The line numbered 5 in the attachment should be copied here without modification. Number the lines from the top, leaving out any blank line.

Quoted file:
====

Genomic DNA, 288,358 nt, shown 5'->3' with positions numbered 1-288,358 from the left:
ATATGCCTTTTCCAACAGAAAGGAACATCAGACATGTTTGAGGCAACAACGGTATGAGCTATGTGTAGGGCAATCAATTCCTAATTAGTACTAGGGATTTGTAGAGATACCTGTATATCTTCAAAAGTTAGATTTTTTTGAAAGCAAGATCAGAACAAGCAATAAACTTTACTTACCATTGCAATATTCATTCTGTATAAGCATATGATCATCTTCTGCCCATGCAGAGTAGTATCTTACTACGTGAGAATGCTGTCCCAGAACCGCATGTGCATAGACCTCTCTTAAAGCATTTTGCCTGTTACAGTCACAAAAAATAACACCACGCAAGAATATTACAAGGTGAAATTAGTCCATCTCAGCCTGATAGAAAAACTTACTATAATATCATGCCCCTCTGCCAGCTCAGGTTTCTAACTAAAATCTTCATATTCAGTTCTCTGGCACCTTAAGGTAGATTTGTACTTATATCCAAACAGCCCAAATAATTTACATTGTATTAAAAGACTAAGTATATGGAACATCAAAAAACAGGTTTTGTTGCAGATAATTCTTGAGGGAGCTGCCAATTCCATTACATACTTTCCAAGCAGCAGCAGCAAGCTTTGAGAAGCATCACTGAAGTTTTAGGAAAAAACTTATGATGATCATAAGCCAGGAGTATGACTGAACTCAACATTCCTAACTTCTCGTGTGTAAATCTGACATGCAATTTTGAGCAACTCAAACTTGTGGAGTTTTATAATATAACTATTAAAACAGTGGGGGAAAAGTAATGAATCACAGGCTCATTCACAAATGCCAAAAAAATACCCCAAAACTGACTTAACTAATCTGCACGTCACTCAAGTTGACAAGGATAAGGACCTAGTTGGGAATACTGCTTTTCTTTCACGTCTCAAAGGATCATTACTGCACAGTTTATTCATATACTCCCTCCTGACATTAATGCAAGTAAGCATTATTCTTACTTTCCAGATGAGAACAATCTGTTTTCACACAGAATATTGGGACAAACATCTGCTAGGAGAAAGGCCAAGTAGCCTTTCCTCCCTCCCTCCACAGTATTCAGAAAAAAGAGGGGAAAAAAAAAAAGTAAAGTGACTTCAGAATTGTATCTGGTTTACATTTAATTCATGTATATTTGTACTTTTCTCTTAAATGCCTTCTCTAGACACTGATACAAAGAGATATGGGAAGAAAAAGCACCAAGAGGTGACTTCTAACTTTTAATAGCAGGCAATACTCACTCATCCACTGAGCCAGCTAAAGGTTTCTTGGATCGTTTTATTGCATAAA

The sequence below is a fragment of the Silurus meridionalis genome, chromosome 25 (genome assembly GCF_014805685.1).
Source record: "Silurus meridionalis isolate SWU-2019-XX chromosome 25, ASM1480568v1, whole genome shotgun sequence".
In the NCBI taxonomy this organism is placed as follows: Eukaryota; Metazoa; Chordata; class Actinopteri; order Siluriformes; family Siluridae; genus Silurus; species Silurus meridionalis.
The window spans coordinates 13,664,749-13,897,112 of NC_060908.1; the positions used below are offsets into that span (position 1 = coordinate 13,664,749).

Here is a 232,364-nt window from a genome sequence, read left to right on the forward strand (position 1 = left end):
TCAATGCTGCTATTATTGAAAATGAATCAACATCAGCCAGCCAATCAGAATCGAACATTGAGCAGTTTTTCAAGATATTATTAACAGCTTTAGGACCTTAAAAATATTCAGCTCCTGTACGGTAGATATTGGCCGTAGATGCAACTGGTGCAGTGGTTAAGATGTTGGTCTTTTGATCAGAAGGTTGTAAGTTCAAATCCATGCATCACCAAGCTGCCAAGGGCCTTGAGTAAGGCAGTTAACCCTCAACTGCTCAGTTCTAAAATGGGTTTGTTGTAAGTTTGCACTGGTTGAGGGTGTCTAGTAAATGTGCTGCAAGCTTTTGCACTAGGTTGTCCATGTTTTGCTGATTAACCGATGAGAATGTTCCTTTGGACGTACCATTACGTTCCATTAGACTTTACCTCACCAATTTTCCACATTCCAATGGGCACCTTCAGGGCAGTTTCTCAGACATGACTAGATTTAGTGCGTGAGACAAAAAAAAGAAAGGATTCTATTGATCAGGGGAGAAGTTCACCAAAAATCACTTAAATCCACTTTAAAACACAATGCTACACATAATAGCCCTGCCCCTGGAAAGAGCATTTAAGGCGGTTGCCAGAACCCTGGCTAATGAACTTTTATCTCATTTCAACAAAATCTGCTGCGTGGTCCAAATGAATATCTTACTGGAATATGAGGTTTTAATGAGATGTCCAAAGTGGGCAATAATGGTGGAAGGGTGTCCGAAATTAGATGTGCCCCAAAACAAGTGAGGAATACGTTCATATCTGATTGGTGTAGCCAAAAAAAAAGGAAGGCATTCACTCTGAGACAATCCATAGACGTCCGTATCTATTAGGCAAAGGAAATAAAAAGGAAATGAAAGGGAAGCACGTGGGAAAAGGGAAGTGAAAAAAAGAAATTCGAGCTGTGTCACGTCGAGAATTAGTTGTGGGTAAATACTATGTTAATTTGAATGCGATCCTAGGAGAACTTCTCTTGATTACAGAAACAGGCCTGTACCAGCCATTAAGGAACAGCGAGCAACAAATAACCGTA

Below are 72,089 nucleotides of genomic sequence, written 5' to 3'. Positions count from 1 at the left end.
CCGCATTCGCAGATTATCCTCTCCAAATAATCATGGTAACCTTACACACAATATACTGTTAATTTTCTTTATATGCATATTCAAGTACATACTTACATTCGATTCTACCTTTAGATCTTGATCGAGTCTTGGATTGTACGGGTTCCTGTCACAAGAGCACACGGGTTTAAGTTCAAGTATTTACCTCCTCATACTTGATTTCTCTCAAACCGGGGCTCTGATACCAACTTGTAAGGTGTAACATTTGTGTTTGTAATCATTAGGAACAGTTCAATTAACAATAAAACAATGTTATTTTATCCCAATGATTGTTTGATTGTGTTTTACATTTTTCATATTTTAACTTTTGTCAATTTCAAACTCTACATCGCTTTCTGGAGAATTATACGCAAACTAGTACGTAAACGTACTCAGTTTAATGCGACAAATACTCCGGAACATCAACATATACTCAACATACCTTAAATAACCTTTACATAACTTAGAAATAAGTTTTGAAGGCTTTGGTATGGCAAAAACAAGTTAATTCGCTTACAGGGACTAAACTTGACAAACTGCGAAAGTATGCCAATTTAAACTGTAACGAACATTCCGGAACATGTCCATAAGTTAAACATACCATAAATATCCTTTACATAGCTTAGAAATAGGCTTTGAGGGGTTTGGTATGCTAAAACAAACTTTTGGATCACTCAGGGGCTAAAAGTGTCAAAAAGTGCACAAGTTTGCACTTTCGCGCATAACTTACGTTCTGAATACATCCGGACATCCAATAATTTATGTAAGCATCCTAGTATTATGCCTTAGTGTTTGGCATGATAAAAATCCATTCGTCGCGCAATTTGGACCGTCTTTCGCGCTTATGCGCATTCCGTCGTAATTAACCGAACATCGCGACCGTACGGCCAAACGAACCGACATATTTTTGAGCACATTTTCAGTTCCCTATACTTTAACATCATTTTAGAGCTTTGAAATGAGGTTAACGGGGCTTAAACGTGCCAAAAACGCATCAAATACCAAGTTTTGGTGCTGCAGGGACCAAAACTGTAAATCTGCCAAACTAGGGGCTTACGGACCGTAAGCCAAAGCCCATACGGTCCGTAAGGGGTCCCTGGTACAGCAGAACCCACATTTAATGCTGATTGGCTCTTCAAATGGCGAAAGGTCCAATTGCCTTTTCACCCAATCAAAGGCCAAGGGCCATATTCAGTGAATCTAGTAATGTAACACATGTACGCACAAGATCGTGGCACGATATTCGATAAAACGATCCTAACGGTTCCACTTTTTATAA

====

In the NCBI taxonomy this organism is placed as follows: Eukaryota; Metazoa; Chordata; class Actinopteri; order Siluriformes; family Siluridae; genus Silurus; species Silurus meridionalis.